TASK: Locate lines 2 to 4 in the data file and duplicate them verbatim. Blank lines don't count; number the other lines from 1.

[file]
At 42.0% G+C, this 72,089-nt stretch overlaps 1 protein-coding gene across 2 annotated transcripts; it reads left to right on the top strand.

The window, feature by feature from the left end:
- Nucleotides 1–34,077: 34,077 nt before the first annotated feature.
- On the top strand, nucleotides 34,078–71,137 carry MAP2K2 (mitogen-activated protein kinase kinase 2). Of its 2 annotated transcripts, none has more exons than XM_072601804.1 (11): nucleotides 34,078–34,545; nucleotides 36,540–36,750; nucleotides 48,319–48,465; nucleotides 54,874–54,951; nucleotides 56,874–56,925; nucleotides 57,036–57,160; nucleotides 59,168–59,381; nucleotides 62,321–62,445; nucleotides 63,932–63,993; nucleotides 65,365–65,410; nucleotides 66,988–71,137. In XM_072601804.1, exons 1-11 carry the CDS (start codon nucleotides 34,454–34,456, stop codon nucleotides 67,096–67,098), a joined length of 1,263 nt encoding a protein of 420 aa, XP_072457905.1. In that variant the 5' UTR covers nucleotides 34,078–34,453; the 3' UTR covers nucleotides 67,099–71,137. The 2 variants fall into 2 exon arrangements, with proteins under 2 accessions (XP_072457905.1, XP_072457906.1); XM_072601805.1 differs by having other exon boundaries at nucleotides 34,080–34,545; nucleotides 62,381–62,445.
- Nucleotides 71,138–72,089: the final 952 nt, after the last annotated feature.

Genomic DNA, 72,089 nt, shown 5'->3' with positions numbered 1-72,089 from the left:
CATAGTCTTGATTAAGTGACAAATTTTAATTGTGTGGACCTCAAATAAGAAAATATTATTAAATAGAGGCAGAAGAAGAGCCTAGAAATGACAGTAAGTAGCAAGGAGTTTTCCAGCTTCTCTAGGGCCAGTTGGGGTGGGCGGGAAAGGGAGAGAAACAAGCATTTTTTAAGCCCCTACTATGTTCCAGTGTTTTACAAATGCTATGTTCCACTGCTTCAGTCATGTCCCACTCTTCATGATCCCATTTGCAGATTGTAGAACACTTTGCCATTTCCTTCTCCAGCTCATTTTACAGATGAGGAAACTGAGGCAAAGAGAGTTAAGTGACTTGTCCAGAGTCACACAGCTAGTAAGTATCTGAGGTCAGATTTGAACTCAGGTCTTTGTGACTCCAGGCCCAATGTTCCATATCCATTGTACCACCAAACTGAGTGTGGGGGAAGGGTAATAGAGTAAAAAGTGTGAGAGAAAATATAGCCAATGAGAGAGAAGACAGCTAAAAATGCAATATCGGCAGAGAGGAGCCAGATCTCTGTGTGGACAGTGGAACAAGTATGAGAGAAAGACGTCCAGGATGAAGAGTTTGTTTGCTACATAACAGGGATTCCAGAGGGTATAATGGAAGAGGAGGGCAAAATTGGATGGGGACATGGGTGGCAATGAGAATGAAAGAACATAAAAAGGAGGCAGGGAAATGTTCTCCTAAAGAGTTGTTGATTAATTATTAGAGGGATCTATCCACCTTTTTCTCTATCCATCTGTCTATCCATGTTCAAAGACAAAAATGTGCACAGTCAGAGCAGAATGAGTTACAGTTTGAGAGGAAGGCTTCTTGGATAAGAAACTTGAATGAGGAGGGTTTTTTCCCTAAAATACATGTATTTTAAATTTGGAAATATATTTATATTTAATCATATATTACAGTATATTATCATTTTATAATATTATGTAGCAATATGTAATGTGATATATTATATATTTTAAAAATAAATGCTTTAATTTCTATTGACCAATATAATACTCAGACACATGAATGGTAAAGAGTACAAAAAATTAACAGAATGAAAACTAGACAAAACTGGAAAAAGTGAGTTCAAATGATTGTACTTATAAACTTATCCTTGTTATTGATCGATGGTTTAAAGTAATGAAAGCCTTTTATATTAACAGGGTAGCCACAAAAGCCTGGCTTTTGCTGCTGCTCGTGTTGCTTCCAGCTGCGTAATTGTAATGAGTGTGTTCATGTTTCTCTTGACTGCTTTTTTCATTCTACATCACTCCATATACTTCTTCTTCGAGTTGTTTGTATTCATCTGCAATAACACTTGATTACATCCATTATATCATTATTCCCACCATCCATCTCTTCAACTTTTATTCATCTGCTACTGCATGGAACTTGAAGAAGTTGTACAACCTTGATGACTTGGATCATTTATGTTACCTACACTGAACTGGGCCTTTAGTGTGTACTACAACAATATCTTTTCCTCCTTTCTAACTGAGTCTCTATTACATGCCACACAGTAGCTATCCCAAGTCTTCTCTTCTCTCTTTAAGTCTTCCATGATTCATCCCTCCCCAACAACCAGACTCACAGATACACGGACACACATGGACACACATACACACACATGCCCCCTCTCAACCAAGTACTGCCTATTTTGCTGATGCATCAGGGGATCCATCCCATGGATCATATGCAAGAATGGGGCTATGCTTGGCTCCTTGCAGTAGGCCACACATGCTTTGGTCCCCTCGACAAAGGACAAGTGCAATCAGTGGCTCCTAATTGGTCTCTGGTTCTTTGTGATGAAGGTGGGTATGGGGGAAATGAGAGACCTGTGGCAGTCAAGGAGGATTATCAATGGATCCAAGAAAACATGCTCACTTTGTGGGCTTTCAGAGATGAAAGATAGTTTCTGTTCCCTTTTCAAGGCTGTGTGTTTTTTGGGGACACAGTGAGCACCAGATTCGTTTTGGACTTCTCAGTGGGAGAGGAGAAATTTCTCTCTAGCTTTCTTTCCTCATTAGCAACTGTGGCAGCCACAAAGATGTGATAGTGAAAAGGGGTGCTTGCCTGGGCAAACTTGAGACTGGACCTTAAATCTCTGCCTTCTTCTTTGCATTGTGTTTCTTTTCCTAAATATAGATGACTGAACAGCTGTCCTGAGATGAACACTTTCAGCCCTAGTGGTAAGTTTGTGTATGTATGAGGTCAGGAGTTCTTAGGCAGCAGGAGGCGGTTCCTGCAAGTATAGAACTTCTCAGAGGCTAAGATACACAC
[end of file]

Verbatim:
The window, feature by feature from the left end:
- Nucleotides 1–34,077: 34,077 nt before the first annotated feature.
- On the top strand, nucleotides 34,078–71,137 carry MAP2K2 (mitogen-activated protein kinase kinase 2). Of its 2 annotated transcripts, none has more exons than XM_072601804.1 (11): nucleotides 34,078–34,545; nucleotides 36,540–36,750; nucleotides 48,319–48,465; nucleotides 54,874–54,951; nucleotides 56,874–56,925; nucleotides 57,036–57,160; nucleotides 59,168–59,381; nucleotides 62,321–62,445; nucleotides 63,932–63,993; nucleotides 65,365–65,410; nucleotides 66,988–71,137. In XM_072601804.1, exons 1-11 carry the CDS (start codon nucleotides 34,454–34,456, stop codon nucleotides 67,096–67,098), a joined length of 1,263 nt encoding a protein of 420 aa, XP_072457905.1. In that variant the 5' UTR covers nucleotides 34,078–34,453; the 3' UTR covers nucleotides 67,099–71,137. The 2 variants fall into 2 exon arrangements, with proteins under 2 accessions (XP_072457905.1, XP_072457906.1); XM_072601805.1 differs by having other exon boundaries at nucleotides 34,080–34,545; nucleotides 62,381–62,445.